Prompt: The florist on the avenue maintains on our corner three life size wooden statues of standing bears, one adult, two cubs… Two weeks ago I noticed something different about them. I could not tell what.
The Bears on the Avenue
They had been there as long as she could remember. Certainly since she was a little kid, and next week she’d be eight. You do the math. At first they’d frightened her. Three bears, a momma and her two cubs hewn from dark, rough wood –the little ones a full head higher than she was.
“Damn-it Karen,” she’d heard her daddy complain to Mummy, “are we going to have to walk a block out of our way to avoid those bears forever?”
Daddy is an insurance underwriter, whatever that was. Emily wondered if he’d be less grumpy if he could be an overwriter, but she never asked.
But she’d grown up and the bear cubs hadn’t. Now she could look the little ones in the eye. Though she never did. She’d liked Christmas time when they wore pointy elf hats and shoes with curling toes. She liked it less when they dressed up for sports teams. The little one wore a Derek Jeter striped shirt for two months, about as long as one of daddy’s baseball games. Now, though, Emily felt badly for the bears. They stared forlornly day in and day out, unmoving with nothing to see but the mailbox store on the corner. There was somewhere they’d prefer to be. She understood.
But a few weeks ago, something changed. Something was not right.
“Mummy, the little bears have moved,” Emily had explained to her mother as they hurried past on their walk to school.
“No, honey. They’re carved from wood. They don’t move,” Mummy had replied, but she was on her Twitter-tweets again and wasn’t paying attention.
“Duh,” thought Emily. But they had moved, and they had begun to smile–just the slightest of glints off a long white tooth that hadn’t been there before.
On Thursday Emily saw the cubs, their long snouts bent conspiratorially together. Did a coal-black eye track her movement in front of the florist on the corner?
“Daddy, they’re watching us,” Emily tried her father.
“Right you are crumpet,” he’d said and mussed her hair but then he went back to yelling into his Bluetooth about his fantasy football team. His team was made up. The bears weren’t.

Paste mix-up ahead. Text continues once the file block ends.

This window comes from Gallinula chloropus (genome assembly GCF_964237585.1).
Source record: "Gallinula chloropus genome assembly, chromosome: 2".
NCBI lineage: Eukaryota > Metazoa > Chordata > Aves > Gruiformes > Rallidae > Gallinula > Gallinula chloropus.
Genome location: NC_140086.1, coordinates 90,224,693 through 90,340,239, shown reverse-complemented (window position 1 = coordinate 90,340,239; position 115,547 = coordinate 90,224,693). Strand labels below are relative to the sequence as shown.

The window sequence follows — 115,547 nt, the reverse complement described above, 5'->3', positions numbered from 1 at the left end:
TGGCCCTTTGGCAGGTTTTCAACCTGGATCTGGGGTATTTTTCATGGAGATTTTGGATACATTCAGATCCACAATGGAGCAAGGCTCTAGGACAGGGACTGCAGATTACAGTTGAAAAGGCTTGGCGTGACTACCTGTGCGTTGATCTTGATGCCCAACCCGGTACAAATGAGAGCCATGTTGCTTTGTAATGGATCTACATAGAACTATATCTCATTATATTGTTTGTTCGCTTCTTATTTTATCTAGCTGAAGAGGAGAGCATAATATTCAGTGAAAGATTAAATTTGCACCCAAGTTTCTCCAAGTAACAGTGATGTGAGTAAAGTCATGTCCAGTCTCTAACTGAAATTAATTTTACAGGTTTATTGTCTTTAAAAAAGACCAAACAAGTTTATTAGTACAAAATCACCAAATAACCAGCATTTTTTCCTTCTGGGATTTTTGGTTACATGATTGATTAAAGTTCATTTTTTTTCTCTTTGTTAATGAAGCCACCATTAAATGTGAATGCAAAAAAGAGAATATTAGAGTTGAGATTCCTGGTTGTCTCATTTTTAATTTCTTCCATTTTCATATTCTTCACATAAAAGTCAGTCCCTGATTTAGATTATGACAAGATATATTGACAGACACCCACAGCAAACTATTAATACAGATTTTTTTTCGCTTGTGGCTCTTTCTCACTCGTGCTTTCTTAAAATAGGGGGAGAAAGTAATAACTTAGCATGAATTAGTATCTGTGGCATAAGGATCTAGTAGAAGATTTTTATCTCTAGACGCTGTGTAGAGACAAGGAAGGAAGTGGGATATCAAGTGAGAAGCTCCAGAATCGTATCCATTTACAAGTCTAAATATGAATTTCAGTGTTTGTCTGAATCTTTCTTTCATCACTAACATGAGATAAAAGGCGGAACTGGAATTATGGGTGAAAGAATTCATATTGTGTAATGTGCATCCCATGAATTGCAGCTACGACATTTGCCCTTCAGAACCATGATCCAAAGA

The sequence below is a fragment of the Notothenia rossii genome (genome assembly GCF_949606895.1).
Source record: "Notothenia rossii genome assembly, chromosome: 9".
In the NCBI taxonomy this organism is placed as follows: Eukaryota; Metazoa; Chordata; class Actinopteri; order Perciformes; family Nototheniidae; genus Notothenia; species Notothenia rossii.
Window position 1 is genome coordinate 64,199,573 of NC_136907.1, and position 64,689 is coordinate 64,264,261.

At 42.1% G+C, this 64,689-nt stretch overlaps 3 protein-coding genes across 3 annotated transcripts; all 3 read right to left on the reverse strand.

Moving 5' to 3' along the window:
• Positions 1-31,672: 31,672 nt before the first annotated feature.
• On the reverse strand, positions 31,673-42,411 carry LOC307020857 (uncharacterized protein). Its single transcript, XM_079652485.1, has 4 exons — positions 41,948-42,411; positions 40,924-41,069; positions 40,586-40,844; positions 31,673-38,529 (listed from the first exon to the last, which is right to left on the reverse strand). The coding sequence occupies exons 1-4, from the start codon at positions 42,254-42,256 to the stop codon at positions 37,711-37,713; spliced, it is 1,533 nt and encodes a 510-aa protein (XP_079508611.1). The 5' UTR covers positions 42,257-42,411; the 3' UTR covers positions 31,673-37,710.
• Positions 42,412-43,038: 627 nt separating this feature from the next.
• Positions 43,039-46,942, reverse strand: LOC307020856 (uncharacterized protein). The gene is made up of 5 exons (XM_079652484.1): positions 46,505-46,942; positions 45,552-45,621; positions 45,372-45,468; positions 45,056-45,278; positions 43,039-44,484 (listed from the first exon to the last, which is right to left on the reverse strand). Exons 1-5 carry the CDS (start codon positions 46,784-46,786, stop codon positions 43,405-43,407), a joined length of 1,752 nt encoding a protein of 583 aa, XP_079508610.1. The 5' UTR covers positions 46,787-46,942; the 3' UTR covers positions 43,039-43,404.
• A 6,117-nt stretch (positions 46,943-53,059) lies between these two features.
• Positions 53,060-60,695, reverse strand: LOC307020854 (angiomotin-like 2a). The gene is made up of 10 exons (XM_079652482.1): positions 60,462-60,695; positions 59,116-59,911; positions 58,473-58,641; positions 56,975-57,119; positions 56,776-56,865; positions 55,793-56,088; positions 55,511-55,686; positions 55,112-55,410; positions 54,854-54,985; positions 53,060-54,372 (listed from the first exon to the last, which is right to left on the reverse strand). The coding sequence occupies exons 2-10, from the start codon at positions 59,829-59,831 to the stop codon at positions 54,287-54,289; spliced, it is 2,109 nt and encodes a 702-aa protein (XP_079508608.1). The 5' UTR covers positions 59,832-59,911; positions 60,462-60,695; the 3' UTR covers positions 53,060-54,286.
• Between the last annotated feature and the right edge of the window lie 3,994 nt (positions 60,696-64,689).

They walked past the week after Eddie Moskowitz’s birthday. Emily hadn’t wanted to go. Eddie called her “Smemily” and pushed her down. Mummy said she had to go because it would be rude to say no. But Emily knew it was because Eddie’s father had something Mummy called, ‘Client Potential.’ Emily hoped it wasn’t catching.
It was chilly when they approached the corner and Emily could see the sun-bright pumpkins decorating the bears’ spot on the curb. The plastic Thanksgiving turkey cut-outs were stuck in the ground around the planter where the bears had stood. She could not, however, see the bears.
“Where are the bears?” Emily asked with a gasp.
“Holiday in the Poconos, I presume,” Mummy replied without looking up from her phone.
Mummy wasn’t taking her seriously. Emily could tell. She turned to look around the intersection as the air filled with the season’s first dancing flakes of snow. Emily let go of her hand and Mummy kept walking, neck arched like a swan to read her screen.
Emily looked up the Avenue. From behind the white delivery van, always parked by the pizzeria, three forms in long winter coats and black pilgrim hats stepped out into the road. One large, two small. Their noses were pointed uptown. The big one turned back and extended one brown paw toward her.
Light from the streetlamp shone through the snow, glinting off girl’s small smile that hadn’t been there before.